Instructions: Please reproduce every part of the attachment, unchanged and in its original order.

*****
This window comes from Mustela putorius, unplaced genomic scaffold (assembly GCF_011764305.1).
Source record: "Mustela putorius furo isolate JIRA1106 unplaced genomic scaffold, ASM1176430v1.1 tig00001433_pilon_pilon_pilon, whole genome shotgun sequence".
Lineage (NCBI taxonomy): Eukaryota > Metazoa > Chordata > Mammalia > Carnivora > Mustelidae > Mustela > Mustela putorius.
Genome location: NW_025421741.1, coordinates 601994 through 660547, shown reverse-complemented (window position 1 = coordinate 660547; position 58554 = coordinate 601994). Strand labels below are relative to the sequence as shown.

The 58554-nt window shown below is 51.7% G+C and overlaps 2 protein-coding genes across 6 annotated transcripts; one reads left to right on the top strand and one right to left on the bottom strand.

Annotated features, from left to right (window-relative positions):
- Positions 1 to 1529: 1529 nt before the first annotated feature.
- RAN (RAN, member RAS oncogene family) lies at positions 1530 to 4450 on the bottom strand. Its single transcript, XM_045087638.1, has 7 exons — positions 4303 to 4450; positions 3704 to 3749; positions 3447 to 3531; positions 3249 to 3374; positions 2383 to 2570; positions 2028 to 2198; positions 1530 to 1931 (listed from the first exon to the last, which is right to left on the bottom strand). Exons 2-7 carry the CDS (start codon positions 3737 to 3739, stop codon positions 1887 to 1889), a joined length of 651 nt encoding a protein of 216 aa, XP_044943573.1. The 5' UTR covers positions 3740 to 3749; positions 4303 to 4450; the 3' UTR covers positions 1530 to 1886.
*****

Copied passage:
This window comes from Mustela putorius, unplaced genomic scaffold (assembly GCF_011764305.1).
Source record: "Mustela putorius furo isolate JIRA1106 unplaced genomic scaffold, ASM1176430v1.1 tig00001433_pilon_pilon_pilon, whole genome shotgun sequence".
Lineage (NCBI taxonomy): Eukaryota > Metazoa > Chordata > Mammalia > Carnivora > Mustelidae > Mustela > Mustela putorius.
Genome location: NW_025421741.1, coordinates 601994 through 660547, shown reverse-complemented (window position 1 = coordinate 660547; position 58554 = coordinate 601994). Strand labels below are relative to the sequence as shown.

The 58554-nt window shown below is 51.7% G+C and overlaps 2 protein-coding genes across 6 annotated transcripts; one reads left to right on the top strand and one right to left on the bottom strand.

Annotated features, from left to right (window-relative positions):
- Positions 1 to 1529: 1529 nt before the first annotated feature.
- RAN (RAN, member RAS oncogene family) lies at positions 1530 to 4450 on the bottom strand. Its single transcript, XM_045087638.1, has 7 exons — positions 4303 to 4450; positions 3704 to 3749; positions 3447 to 3531; positions 3249 to 3374; positions 2383 to 2570; positions 2028 to 2198; positions 1530 to 1931 (listed from the first exon to the last, which is right to left on the bottom strand). Exons 2-7 carry the CDS (start codon positions 3737 to 3739, stop codon positions 1887 to 1889), a joined length of 651 nt encoding a protein of 216 aa, XP_044943573.1. The 5' UTR covers positions 3740 to 3749; positions 4303 to 4450; the 3' UTR covers positions 1530 to 1886.